Section 56 The Lord Commands and the Lord Revokes

Doctrine and Covenants Student Manual, (2002), 117–118


Historical Background

After the conference of 3 June 1831, the Lord gave a revelation to the Church (D&C 52) in which a number of brethren were called in pairs to go to Missouri, preaching the gospel as they traveled, and to hold another conference in that land. But when Ezra Thayre lost the spirit of his assignment because of problems at Thompson, Ohio, and was slow in making preparations to go on his mission, Thomas B. Marsh, his assigned companion, went to Joseph Smith seeking an answer to the dilemma. The Prophet inquired of the Lord and received what is now known as section 56 (see History of the Church, 1:186).

Notes and Commentary

D&C 56:2. “Take Up His Cross and Follow Me”

See Notes and Commentary on Doctrine and Covenants 23:6.

D&C 56:3–4. Under What Circumstances Does the Lord Revoke What He Has Commanded?

Elder James E. Talmage noted that “only the rebellious, those who will not obey the commandments of God are to be thus dealt with, are to have their blessings revoked; only these will forfeit the blessings to which they were entitled. In another revelation given shortly after that, Section 58, the Lord takes people to task because they were in the habit of saying—and he might well take some of us to task, for we still say it—that the Lord doesn’t keep his word, that he makes promises and fails to fulfil them.” (In Conference Report, Apr. 1921, p. 113.)

The Lord further stated that those who are not in the Church, who hinder the Lord’s work, will bear that condemnation (see D&C 124:49–50).

D&C 56:6–8. A Change of Assignments

In these verses the Lord changed the assignments given in Doctrine and Covenants 52:22, 32. Selah J. Griffin, formerly assigned to Newel Knight, was assigned to Thomas B. Marsh. Newel Knight was called to go with the Colesville Saints to Missouri, and Ezra Thayre was released from his missionary calling.

D&C 56:8–9. How Does One Overcome Selfishness?

“Selfishness consists in caring unduly or supremely for oneself; it is one of the lusts of the flesh which must be overcome by those who gain salvation. A selfish person clings to his own comfort, advantage, or position at the expense of others. Men are commanded to repent of their pride and selfishness. (D. & C. 56:8.) In practice the way to do this is to serve in the Church and make generous financial contributions to sustain its programs.” (McConkie, Mormon Doctrine, p. 701.)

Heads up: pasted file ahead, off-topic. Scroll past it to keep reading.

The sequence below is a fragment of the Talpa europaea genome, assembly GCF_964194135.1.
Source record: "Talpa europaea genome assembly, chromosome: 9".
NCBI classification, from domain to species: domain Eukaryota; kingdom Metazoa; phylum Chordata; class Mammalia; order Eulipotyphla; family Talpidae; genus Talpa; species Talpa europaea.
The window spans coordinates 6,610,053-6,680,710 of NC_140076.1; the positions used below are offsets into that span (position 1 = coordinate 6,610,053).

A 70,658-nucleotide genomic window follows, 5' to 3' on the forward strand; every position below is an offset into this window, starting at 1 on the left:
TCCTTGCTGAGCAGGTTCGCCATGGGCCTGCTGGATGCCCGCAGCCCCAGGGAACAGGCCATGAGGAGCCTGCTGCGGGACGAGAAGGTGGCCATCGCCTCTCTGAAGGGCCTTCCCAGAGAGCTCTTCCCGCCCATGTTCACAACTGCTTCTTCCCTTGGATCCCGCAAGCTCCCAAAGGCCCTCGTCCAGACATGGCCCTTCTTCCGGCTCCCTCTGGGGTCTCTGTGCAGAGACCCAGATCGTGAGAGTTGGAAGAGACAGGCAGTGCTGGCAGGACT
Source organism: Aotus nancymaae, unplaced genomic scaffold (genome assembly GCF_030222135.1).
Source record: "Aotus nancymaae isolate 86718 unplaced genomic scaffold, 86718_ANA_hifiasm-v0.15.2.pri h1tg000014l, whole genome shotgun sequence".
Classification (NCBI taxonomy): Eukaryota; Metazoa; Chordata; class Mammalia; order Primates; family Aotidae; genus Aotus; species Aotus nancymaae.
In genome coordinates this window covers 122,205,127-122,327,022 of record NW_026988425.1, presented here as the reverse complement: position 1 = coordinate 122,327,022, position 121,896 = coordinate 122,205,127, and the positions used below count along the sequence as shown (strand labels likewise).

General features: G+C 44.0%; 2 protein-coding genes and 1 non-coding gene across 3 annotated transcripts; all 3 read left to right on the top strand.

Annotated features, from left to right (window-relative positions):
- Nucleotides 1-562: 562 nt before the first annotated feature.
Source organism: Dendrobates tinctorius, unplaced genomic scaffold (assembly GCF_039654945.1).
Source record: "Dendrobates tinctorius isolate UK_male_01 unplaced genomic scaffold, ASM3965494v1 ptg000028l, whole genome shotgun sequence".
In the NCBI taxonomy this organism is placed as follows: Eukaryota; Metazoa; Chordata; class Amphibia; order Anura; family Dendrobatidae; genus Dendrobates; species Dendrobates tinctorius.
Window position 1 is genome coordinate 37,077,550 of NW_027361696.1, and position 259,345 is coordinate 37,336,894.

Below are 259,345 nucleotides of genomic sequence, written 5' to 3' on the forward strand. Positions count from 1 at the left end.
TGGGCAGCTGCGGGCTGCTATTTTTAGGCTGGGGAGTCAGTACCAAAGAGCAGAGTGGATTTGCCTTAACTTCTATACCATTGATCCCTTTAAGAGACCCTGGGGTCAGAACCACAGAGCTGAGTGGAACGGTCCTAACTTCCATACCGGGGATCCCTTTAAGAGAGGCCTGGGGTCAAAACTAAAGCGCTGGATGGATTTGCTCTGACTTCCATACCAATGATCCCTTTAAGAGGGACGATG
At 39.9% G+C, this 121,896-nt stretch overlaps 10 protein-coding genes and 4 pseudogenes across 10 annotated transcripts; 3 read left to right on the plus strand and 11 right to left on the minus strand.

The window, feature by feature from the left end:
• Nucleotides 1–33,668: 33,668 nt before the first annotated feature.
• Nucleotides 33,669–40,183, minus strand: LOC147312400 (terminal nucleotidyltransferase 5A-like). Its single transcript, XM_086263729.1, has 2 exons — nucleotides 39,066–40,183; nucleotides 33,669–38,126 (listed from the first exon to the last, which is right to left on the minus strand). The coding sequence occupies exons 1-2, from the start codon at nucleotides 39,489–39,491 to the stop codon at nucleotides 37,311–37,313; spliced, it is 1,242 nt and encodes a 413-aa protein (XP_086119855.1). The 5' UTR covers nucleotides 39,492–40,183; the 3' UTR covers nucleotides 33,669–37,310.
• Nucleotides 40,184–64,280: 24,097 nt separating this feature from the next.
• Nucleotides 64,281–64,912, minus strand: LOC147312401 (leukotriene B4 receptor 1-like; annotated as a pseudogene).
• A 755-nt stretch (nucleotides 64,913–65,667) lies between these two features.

man giving bishop an envelope

Unselfish contributions sustain the temporal kingdom of God.

D&C 56:16. A Proper Attitude toward the Temporal Blessings of Life

The remainder of this revelation was directed to Ezra Thayre. Because of his selfishness, which was a cause of the Colesville Saints’ having to leave Thompson, Ohio, the Lord gave him, and all Saints, counsel on the proper use of temporal things. Doctrine and Covenants 56:16 delineates the responsibility of the rich. The Lord has instructed his prophets about how the poor are to be taken care of: such principles as tithing and fast offerings assist Latter-day Saints to take care of their responsibility to the poor. (See 1 Timothy 6:9–10, 17–19; Jacob 2:17–19; Mosiah 4:26–27.)

D&C 56:17–18. What Should Be the Attitude of the Poor?

President George Albert Smith warned against taking what belongs to others. After quoting Doctrine and Covenants 56:17 he said:

“That is the situation of many of our own brothers and sisters in America with all the blessings that we enjoy—better wages, better homes, better opportunities for education than have ever been known before. Yet we have today men who not only will not work themselves, but they also will not permit somebody else to be employed. They are not willing to earn their living by work, but they propose to take it from the rich man. …

“We must not fall into the bad habits of other people. We must not get into the frame of mind that we will take what the other man has. Refer back to the ten commandments, and you will find one short paragraph, ‘Thou shalt not covet.’ That is what is the matter with a good many people today. They are coveting what somebody else has, when as a matter of fact, many of them have been cared for and provided with means to live by those very ones from whom they would take away property.” (In Conference Report, Oct. 1949, pp. 170, 172.)